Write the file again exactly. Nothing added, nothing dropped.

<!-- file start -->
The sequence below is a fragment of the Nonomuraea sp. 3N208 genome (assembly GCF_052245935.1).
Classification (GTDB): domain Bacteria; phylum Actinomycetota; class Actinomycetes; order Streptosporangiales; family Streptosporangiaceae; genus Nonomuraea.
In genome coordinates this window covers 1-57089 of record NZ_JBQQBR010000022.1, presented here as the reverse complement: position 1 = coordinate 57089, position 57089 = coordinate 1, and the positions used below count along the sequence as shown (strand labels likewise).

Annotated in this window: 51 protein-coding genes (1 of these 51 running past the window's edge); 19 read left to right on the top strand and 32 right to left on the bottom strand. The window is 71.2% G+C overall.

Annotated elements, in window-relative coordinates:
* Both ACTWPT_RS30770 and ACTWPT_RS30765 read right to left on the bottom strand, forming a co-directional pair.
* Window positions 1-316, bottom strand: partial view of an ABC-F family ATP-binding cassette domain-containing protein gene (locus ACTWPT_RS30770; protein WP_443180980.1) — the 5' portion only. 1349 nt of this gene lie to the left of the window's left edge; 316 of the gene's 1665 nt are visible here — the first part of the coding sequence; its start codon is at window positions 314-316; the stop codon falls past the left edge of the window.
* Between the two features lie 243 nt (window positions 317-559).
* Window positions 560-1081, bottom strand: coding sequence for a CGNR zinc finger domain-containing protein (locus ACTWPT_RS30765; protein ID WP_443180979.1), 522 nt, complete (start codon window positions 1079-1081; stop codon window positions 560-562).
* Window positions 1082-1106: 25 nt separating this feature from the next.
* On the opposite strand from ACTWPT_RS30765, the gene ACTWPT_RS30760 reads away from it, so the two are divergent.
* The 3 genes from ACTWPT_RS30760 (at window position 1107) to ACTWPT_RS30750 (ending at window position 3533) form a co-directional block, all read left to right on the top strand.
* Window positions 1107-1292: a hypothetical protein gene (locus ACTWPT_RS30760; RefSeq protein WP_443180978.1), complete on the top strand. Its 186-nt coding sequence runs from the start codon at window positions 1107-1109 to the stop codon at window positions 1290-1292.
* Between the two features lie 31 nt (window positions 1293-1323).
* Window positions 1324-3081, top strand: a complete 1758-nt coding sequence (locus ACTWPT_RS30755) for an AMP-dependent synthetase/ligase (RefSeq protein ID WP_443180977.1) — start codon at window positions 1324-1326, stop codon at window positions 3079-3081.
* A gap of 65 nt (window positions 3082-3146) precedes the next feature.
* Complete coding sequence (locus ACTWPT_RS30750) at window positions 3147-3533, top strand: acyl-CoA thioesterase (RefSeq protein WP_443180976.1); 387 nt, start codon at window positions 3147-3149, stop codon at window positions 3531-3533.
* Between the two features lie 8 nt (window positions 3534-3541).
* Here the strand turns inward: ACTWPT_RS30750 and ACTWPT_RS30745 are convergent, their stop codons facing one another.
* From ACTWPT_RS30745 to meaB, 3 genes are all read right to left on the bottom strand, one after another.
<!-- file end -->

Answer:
The sequence below is a fragment of the Nonomuraea sp. 3N208 genome (assembly GCF_052245935.1).
Classification (GTDB): domain Bacteria; phylum Actinomycetota; class Actinomycetes; order Streptosporangiales; family Streptosporangiaceae; genus Nonomuraea.
In genome coordinates this window covers 1-57089 of record NZ_JBQQBR010000022.1, presented here as the reverse complement: position 1 = coordinate 57089, position 57089 = coordinate 1, and the positions used below count along the sequence as shown (strand labels likewise).

Annotated in this window: 51 protein-coding genes (1 of these 51 running past the window's edge); 19 read left to right on the top strand and 32 right to left on the bottom strand. The window is 71.2% G+C overall.

Annotated elements, in window-relative coordinates:
* Both ACTWPT_RS30770 and ACTWPT_RS30765 read right to left on the bottom strand, forming a co-directional pair.
* Window positions 1-316, bottom strand: partial view of an ABC-F family ATP-binding cassette domain-containing protein gene (locus ACTWPT_RS30770; protein WP_443180980.1) — the 5' portion only. 1349 nt of this gene lie to the left of the window's left edge; 316 of the gene's 1665 nt are visible here — the first part of the coding sequence; its start codon is at window positions 314-316; the stop codon falls past the left edge of the window.
* Between the two features lie 243 nt (window positions 317-559).
* Window positions 560-1081, bottom strand: coding sequence for a CGNR zinc finger domain-containing protein (locus ACTWPT_RS30765; protein ID WP_443180979.1), 522 nt, complete (start codon window positions 1079-1081; stop codon window positions 560-562).
* Window positions 1082-1106: 25 nt separating this feature from the next.
* On the opposite strand from ACTWPT_RS30765, the gene ACTWPT_RS30760 reads away from it, so the two are divergent.
* The 3 genes from ACTWPT_RS30760 (at window position 1107) to ACTWPT_RS30750 (ending at window position 3533) form a co-directional block, all read left to right on the top strand.
* Window positions 1107-1292: a hypothetical protein gene (locus ACTWPT_RS30760; RefSeq protein WP_443180978.1), complete on the top strand. Its 186-nt coding sequence runs from the start codon at window positions 1107-1109 to the stop codon at window positions 1290-1292.
* Between the two features lie 31 nt (window positions 1293-1323).
* Window positions 1324-3081, top strand: a complete 1758-nt coding sequence (locus ACTWPT_RS30755) for an AMP-dependent synthetase/ligase (RefSeq protein ID WP_443180977.1) — start codon at window positions 1324-1326, stop codon at window positions 3079-3081.
* A gap of 65 nt (window positions 3082-3146) precedes the next feature.
* Complete coding sequence (locus ACTWPT_RS30750) at window positions 3147-3533, top strand: acyl-CoA thioesterase (RefSeq protein WP_443180976.1); 387 nt, start codon at window positions 3147-3149, stop codon at window positions 3531-3533.
* Between the two features lie 8 nt (window positions 3534-3541).
* Here the strand turns inward: ACTWPT_RS30750 and ACTWPT_RS30745 are convergent, their stop codons facing one another.
* From ACTWPT_RS30745 to meaB, 3 genes are all read right to left on the bottom strand, one after another.